By NEMS Daily Journal
Itawamba Community College’s stepped-up efforts to improve its graduation rate are in line with an increasing national emphasis on educational attainment and proficiency, focused on prosperity for rising generations soon entering the workforce.
ICC, which has more than 8,000 students on its Fulton and Tupelo campuses, is making it easier to apply for the associates degrees it offers – and the value of the degree as a credential cannot be overestimated.
Students at ICC can now use the Internet to apply for graduation, and they have the option of receiving a degree without attending graduation, a ritual many of today’s students find perfunctory.
ICC’s new emphasis is set in the context of a month filled with news about the achievements and rankings of America’s students.
President Obama devoted significant attention to education reform, research and achievement during his Tuesday night State of the Union speech.
Economists speaking at the 2011 Economic Forecast Conference on Thursday in Tupelo stressed the dim job prospects for under-educated 18-to-28-year-olds entering the market.
The federal Bureau of Labor Statistics provides even more compelling data:
• In 2009, people with an associate’s degree earned a third more weekly ($761) as a median than people with less than a high school diploma (less than $500).
• If people with associate’s degrees went on to earn a baccalaureate degree, they made a median 25 percent more weekly ($1,025) than those with a two-year degree.
• Even more enticing, a master’s degree ($1,257), professional degrees and doctorates (both about $1,530) drove the median weekly wage to 40 percent to 100 percent more than an associate’s degree, and four times the median for less than a high school diploma.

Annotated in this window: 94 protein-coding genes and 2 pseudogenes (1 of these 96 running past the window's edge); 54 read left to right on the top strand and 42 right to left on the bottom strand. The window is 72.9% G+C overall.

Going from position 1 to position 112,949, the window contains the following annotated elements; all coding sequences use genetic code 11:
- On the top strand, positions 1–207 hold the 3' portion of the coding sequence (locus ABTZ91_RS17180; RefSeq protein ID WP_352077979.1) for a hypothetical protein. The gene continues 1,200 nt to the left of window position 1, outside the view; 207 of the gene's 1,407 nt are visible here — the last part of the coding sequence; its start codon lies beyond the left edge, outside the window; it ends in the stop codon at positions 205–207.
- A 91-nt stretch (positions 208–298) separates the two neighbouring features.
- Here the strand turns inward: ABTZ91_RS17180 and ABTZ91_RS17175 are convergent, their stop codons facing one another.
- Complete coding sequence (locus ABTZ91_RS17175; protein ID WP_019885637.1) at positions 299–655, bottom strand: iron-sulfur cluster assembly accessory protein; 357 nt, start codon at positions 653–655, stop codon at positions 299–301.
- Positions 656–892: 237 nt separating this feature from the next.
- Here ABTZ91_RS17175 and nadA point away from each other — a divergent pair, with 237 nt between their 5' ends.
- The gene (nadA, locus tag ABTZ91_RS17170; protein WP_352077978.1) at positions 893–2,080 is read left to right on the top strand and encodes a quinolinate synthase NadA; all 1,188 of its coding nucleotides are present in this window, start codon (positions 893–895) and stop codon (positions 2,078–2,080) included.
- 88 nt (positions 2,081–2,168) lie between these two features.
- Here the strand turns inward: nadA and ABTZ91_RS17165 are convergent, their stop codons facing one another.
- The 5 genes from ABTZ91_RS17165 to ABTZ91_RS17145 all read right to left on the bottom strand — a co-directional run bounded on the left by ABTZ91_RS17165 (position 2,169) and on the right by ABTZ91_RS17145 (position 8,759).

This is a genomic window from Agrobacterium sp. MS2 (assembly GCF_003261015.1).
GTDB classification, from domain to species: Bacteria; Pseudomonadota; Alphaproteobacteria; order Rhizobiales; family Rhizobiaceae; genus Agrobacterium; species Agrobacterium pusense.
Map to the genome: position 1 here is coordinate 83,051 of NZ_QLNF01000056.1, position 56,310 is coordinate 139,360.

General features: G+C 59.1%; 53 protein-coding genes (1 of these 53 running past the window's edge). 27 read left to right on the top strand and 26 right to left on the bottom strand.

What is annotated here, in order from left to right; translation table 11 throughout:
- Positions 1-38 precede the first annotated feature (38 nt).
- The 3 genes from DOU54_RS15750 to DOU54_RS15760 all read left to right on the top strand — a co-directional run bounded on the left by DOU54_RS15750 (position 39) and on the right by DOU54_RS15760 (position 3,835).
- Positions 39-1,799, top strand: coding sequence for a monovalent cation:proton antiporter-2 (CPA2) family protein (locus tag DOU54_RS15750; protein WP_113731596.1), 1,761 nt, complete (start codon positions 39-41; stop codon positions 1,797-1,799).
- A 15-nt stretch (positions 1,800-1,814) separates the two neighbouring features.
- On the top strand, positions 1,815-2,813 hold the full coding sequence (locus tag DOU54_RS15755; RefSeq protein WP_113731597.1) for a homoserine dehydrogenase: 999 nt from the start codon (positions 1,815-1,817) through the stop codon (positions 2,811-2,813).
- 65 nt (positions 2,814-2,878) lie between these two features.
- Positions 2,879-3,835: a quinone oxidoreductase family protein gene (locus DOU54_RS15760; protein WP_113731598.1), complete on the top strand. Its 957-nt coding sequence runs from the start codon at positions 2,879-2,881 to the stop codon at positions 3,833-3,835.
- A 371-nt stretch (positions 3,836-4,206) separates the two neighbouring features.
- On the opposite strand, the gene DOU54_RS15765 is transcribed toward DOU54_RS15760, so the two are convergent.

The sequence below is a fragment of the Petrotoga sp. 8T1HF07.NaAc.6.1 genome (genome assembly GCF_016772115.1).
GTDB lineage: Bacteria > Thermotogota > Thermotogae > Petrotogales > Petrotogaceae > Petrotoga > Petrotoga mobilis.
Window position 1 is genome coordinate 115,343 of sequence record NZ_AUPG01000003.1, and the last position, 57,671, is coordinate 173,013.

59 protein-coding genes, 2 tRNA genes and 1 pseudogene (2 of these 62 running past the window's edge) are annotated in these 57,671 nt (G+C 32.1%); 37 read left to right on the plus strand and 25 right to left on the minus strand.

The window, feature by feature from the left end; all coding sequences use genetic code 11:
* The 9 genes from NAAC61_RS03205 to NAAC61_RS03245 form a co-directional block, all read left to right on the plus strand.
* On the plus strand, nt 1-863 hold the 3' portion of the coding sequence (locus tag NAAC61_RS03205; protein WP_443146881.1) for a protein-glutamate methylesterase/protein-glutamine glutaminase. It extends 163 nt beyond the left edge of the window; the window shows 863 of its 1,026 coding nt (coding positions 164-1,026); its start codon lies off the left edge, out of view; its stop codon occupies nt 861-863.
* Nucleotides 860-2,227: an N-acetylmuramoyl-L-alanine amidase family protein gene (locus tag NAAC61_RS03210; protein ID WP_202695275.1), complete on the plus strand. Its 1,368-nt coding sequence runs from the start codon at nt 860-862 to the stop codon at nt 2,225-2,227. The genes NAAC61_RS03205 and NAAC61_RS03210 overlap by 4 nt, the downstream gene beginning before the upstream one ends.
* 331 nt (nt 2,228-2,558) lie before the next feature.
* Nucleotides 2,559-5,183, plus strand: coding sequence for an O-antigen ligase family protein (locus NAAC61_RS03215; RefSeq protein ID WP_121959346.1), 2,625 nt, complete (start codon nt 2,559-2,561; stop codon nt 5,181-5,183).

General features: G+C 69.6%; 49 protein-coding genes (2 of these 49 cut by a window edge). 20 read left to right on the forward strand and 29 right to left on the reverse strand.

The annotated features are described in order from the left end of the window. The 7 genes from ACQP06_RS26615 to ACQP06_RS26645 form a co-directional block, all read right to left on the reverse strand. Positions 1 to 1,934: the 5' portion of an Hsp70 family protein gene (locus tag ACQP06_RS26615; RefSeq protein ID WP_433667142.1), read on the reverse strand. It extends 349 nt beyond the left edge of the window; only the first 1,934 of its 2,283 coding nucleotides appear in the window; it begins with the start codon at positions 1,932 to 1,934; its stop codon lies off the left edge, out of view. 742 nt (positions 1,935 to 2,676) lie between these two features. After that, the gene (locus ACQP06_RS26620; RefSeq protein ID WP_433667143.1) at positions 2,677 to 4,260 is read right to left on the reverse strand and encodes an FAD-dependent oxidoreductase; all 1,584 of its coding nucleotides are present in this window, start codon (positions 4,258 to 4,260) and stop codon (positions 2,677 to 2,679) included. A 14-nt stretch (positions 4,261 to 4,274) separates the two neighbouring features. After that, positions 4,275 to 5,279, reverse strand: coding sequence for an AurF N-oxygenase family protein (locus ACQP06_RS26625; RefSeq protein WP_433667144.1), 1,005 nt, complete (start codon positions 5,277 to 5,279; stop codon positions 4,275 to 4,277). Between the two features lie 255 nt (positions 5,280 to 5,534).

People with more education were also less likely to be unemployed. In 2009 just 2.5 percent of workers with doctorates were jobless, 6.8 percent with an associate degree, but 14.6 percent with less than high school diploma.
ICC, in the process of evaluating its degree percentages, conferred degrees on a group of students it found who had met the school’s requirements but had not applied to graduate.
Education matters, and it is clearly a ticket upgrade in the job market, especially if the right skills and knowledge are earned and learned.
“The campaign has been trying to communicate the value of the degree you receive from any of our community colleges,” said Mike Eaton, ICC assistant to the president and co-chairman of the college’s task force. “You make more money, you’re more likely to be employed and you have more job security.”
By the fall of 2009, ICC had graduated 22 percent of the students who had enrolled in the college three years earlier, during the fall of 2006. That total is slightly lower than the state average of 24 percent, and slightly higher than nearby East Mississippi Community College (21 percent), Northeast Mississippi Community College (19) and Northwest Mississippi Community College (15). That data comes from the U.S. Department of Education.
ICC’s push parallels nationwide efforts among community colleges and within Mississippi also includes all eight public universities.
CREATE Senior Vice President Lewis Whitfield said it would be much better for students who enroll and later transfer to a university to get their associate’s degree so they could have something to fall back upon until they earn a bachelor’s degree. Whitfield, who specializes in studying the region’s educational attainment, will be the official host for the annual Dropout Prevention Summit at the University of Mississippi’s Tupelo Campus on Feb. 4.
Every institution’s participation is necessary in raising educational attainment, especially in marketing the fact that degrees matter in a person’s pocketbook over the span of a working life.